It seems that sometimes suicide takes on an air of romance. Make no mistake, suicide is ugly. In my profession it was expected that I would deal with it on a regular basis. I used to treat young servicemen who either wanted to end their life or wanted out of the military. It was a regular occurrence for these Marines and Sailors to talk about suicide. However, to complete a suicide was a rare occurrence and to personally know someone was not expected.
When my supervisor, a Navy Captain who was a Psychiatrist shot himself, the entire hospital, especially our mental health unit was devastated. We were overseas, in Puerto Rico at the time, so losing Captain Floyd was like losing family. Several of the Corpsmen were like sons and his suicide changed their lives.
Suicide does that, it changes people’s lives. While all of the markers for prolonged grief can be found in most suicide survivors (those who had a close relationship with a person who commits suicide), the situation is clearly unique and certainly more intense. The two areas that are often the most intense are guilt and anger.
Research has shown that unnatural and unexpected deaths are more devastating than natural or prolonged death. Death by suicide is often more devastating particularly because of the questions left unanswered. It is particularly troubling to those closest to the suicide victim. The feelings they should have done more, they should have known, and they should have prevented it looms large. Survivor guilt plays a big role. It seems that the person closest to the suicide victim is the one who feels the worse. They feel most responsible.
Yet in reality because they did the most for the person, logically they should feel the best. However, they feel they should have done more. This is a difficult thought to shake. Clinicians have found that if you can interrupt a suicidal person’s negative spiral, the person will disband their thoughts if given enough time. But there are those who either do not want to be known or simply will not be stopped. There is little that can change some people from becoming victims.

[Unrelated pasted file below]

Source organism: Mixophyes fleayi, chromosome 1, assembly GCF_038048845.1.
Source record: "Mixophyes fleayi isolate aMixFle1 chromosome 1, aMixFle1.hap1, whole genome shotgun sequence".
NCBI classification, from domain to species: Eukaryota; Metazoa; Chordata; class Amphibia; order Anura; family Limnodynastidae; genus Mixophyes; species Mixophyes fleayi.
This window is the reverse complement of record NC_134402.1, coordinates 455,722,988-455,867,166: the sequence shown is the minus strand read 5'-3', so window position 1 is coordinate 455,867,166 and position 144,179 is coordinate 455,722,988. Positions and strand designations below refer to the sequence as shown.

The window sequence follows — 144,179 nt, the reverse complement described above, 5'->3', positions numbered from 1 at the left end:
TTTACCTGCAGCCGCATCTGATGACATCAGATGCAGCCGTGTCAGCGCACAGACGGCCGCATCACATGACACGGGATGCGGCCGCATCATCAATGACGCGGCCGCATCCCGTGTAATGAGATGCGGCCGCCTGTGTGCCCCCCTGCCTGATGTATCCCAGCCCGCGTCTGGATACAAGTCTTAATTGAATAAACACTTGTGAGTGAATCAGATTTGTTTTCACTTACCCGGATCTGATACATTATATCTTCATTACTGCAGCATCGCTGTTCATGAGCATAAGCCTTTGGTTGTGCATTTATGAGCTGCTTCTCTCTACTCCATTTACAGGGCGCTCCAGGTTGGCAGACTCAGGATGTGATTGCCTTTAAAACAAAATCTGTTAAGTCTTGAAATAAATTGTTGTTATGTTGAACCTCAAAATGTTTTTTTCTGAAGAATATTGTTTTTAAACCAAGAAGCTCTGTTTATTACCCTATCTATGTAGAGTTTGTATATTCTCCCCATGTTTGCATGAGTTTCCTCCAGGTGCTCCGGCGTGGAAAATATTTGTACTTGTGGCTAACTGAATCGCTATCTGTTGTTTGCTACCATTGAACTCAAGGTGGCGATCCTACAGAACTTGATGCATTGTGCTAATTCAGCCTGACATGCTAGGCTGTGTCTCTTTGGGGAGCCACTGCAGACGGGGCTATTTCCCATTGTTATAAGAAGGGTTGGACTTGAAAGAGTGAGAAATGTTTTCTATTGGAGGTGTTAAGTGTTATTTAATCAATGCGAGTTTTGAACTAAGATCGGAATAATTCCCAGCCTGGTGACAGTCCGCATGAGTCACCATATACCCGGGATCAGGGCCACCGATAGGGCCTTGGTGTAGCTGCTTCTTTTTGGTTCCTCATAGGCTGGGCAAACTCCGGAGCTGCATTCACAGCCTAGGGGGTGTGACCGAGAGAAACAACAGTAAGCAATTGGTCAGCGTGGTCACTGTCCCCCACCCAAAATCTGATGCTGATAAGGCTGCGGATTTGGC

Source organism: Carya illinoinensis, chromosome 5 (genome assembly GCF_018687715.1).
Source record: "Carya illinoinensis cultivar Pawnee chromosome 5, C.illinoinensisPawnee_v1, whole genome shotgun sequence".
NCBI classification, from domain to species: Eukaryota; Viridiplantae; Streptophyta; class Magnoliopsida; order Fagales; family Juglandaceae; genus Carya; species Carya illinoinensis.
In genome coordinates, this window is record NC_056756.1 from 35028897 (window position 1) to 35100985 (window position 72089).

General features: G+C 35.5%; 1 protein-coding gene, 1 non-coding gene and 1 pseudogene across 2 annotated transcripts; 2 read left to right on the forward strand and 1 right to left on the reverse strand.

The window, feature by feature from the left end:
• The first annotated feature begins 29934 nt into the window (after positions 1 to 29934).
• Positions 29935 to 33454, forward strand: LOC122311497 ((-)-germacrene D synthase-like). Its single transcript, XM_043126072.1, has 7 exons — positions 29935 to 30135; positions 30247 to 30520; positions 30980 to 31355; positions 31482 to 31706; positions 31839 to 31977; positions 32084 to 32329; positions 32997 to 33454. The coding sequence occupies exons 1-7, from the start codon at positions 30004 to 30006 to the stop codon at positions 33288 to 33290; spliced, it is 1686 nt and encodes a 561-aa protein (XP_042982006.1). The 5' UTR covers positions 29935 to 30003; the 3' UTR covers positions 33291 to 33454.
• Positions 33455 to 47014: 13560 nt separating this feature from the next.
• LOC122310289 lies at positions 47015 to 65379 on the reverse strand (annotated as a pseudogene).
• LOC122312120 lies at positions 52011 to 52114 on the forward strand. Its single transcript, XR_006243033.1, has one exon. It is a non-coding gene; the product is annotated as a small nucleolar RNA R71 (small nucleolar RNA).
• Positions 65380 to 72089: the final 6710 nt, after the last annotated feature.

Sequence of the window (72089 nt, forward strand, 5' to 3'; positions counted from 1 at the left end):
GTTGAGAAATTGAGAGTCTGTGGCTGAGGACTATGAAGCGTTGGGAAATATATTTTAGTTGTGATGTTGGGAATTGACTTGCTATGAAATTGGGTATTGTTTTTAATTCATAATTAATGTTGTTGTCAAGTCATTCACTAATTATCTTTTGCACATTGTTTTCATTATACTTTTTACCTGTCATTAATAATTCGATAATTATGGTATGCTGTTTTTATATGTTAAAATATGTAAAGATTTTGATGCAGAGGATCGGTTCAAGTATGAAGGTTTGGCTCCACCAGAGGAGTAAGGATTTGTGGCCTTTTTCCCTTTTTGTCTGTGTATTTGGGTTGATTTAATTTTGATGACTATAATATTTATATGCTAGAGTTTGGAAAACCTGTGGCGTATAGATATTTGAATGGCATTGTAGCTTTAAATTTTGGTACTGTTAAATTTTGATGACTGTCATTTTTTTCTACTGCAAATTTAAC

Even when my son was killed in a motorcycle accident that was no fault of his own, I still felt guilty. There must have been something I could have done differently, I thought, to raise him so that he would not have gotten on a bike, so that he would not have been blindsided by that car. My guilt was intense. I was not crazy – I was a parent. Both look eerily similar at times.
I cannot fathom the guilt suicide survivors must feel and the work they must put in to realize they were not the reason why the victim died – they were the reason they lived.
Anger is the second emotion that is consistently more intense in survivors. This simply makes sense. Sometimes survivors are often met with a certain complacency by others towards the victim. This can be extremely frustrating which is another word for anger. Survivors can get mad at the world who thinks that blaming the victim is the complete answer.
As a survivor, it is easy to get mad at others who do not take the time to understand. Possibly they blame the victim because it somehow protects their sense of self. The truth is, most Americans have thought about suicide and the majority of Americans know someone who completed the act. Blaming the victim is a simple response but it is not a solution.
Suicide survivors can get angry at each other. It is a natural thought, albeit not healthy, to think that the other parent was too harsh or they were too lenient. It is anticipated that survivors may blame the spouse or boyfriend/girlfriend who pushed the victim too hard. It is also common to blame the friend who might have known more than the family but chose to keep their knowledge a secret.
A third person that we get angry at is the victim. This is a big one. How could they leave a wife and children? They had so many ways to get help but they chose this as an option. They took control over the destiny of their life and by doing so rendered everyone around them as helpless. That helplessness can produce a wealth of anger. We get angry because they did not choose us to help them – they chose death.
Death is scary – suicide is real scary. Fear comes from being threatened. We respond to fear with anger. It is a way of controlling the threat. Well suicide, I believe, is the most threatening. We walk the planet every day with the means and the motive to end our lives. Yet every day we make the unconscious decision to live. Unaware of our decision, when we experience someone who chose otherwise, it wakes us up to the reality all of us live.
Suicide reminds us why we chose life. If you are having thoughts about wanting to die or know someone, please talk to a counselor, a pastor, or a psychologist, or doctor. Yes, these thoughts may be natural but you don’t have to hold them in. You can find ways to deal with them so they don’t fester and control you.
Andy is a Clinical Psychologist who lost his son in a tragic motorcycle accident and now authors articles on bereavement. Look forward to his upcoming posts, quiz, and book, “When Sunday Smiled.” Follow him at his website, AndyMDavidson.com and Facebook.com/ThroughLifeandLoss to find out more about prolonged grief.